Sunday, August 13, 2006

Krugman on Gore film

I think it's worth re-posting this Krugman piece.

May 26, 2006OP-ED COLUMNISTA Test of Our CharacterBy PAUL KRUGMAN
In his new movie, "An Inconvenient Truth," Al Gore suggests that there are three reasons it's hard to getaction on global warming. The first is boiled-frog syndrome: because the effects of greenhouse gases buildup gradually, at any given moment it's easier to do nothing. The second is the perception, nurtured by acareful disinformation campaign, that there's still a lot of uncertainty about whether man-made globalwarming is a serious problem. The third is the belief, again fostered by disinformation, that trying to curbglobal warming would have devastating economic effects.
I'd add a fourth reason, which I'll talk about in a minute. But first, let's notice that Mr. Gore couldn't haveasked for a better illustration of disinformation campaigns than the reaction of energy-industry lobbyistsand right-wing media organizations to his film.
The cover story in the current issue of National Review is titled "Scare of the Century." As evidence thatglobal warming isn't really happening, it offers the fact that some Antarctic ice sheets are getting thicker— a point also emphasized in a TV ad by the Competitive Enterprise Institute, which is partly financed bylarge oil companies, whose interests it reliably represents.
Curt Davis, a scientist whose work is cited both by the institute and by National Review, has alreadyprotested. "These television ads," he declared in a press release, "are a deliberate effort to confuse andmislead the public about the global warming debate." He points out that an initial increase in thethickness of Antarctica's interior ice sheets is a predicted consequence of a warming planet, so that hisresults actually support global warming rather than refuting it.
Even as the usual suspects describe well-founded concerns about global warming as hysteria, they issuehysterical warnings about the economic consequences of environmentalism. "Al Gore's global warmingmovie: could it destroy the economy?" Fox News asked.
Well, no, it couldn't. There's some dispute among economists over how forcefully we should act to curbgreenhouse gases, but there's broad consensus that even a very strong program to reduce emissions wouldhave only modest effects on economic growth. At worst, G.D.P. growth might be, say, one-tenth or twotenthsof a percentage point lower over the next 20 years. And while some industries would lose jobs,others would gain.
Actually, the right's panicky response to Mr. Gore's film is probably a good thing, because it reveals for allto see the dishonesty and fear-mongering on which the opposition to doing something about climatechange rests.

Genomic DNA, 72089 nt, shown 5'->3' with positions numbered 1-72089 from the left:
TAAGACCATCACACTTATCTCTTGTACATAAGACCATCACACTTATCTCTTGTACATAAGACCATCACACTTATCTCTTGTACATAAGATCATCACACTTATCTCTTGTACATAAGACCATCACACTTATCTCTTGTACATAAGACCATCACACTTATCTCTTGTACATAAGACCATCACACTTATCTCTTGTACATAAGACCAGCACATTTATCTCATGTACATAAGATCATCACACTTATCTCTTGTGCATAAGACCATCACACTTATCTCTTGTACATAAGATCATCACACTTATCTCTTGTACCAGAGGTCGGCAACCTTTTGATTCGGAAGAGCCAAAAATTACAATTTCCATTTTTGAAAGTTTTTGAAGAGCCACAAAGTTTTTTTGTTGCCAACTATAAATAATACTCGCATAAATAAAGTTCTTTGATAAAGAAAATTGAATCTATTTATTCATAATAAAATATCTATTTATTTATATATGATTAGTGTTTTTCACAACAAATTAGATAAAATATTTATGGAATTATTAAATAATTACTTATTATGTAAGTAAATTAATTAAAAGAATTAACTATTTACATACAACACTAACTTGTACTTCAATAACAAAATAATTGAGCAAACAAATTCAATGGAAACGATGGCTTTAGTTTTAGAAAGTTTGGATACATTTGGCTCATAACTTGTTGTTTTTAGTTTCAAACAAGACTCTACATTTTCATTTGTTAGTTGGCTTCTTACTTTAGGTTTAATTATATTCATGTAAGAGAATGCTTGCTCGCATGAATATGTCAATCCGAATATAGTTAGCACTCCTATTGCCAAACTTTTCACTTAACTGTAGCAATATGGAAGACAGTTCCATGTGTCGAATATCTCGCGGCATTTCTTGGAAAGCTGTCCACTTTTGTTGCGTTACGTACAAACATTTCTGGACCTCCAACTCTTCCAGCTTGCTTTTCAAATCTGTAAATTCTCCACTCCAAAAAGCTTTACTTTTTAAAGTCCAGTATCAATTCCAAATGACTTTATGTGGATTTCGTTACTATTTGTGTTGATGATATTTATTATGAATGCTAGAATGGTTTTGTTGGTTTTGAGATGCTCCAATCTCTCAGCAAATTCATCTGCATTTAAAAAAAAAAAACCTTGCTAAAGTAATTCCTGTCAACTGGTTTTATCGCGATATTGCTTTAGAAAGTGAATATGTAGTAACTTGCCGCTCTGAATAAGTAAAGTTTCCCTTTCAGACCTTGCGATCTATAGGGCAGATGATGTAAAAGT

But "An Inconvenient Truth" isn't just about global warming, of course. It's also about Mr. Gore. And it is,implicitly, a cautionary tale about what's been wrong with our politics.
Why, after all, was Mr. Gore's popular-vote margin in the 2000 election narrow enough that he could bedenied the White House? Any account that neglects the determination of some journalists to make him afigure of ridicule misses a key part of the story. Why were those journalists so determined to jeer Mr.Gore? Because of the very qualities that allowed him to realize the importance of global warming, manyyears before any other major political figure: his earnestness, and his genuine interest in facts, numbersand serious analysis.
And so the 2000 campaign ended up being about the candidates' clothing, their mannerisms, anything butthe issues, on which Mr. Gore had a clear advantage (and about which his opponent was clearly both illinformed and dishonest).
I won't join the sudden surge of speculation about whether "An Inconvenient Truth" will make Mr. Gore apresidential contender. But the film does make a powerful case that Mr. Gore is the sort of person whoought to be running the country.
Since 2000, we've seen what happens when people who aren't interested in the facts, who believe whatthey want to believe, sit in the White House. Osama bin Laden is still at large, Iraq is a mess, New Orleansis a wreck. And, of course, we've done nothing about global warming.
But can the sort of person who would act on global warming get elected? Are we — by which I mean boththe public and the press — ready for political leaders who don't pander, who are willing to talk aboutcomplicated issues and call for responsible policies? That's a test of national character. I wonder whetherwe'll pass.
Copyright 2006 The New York Times Company

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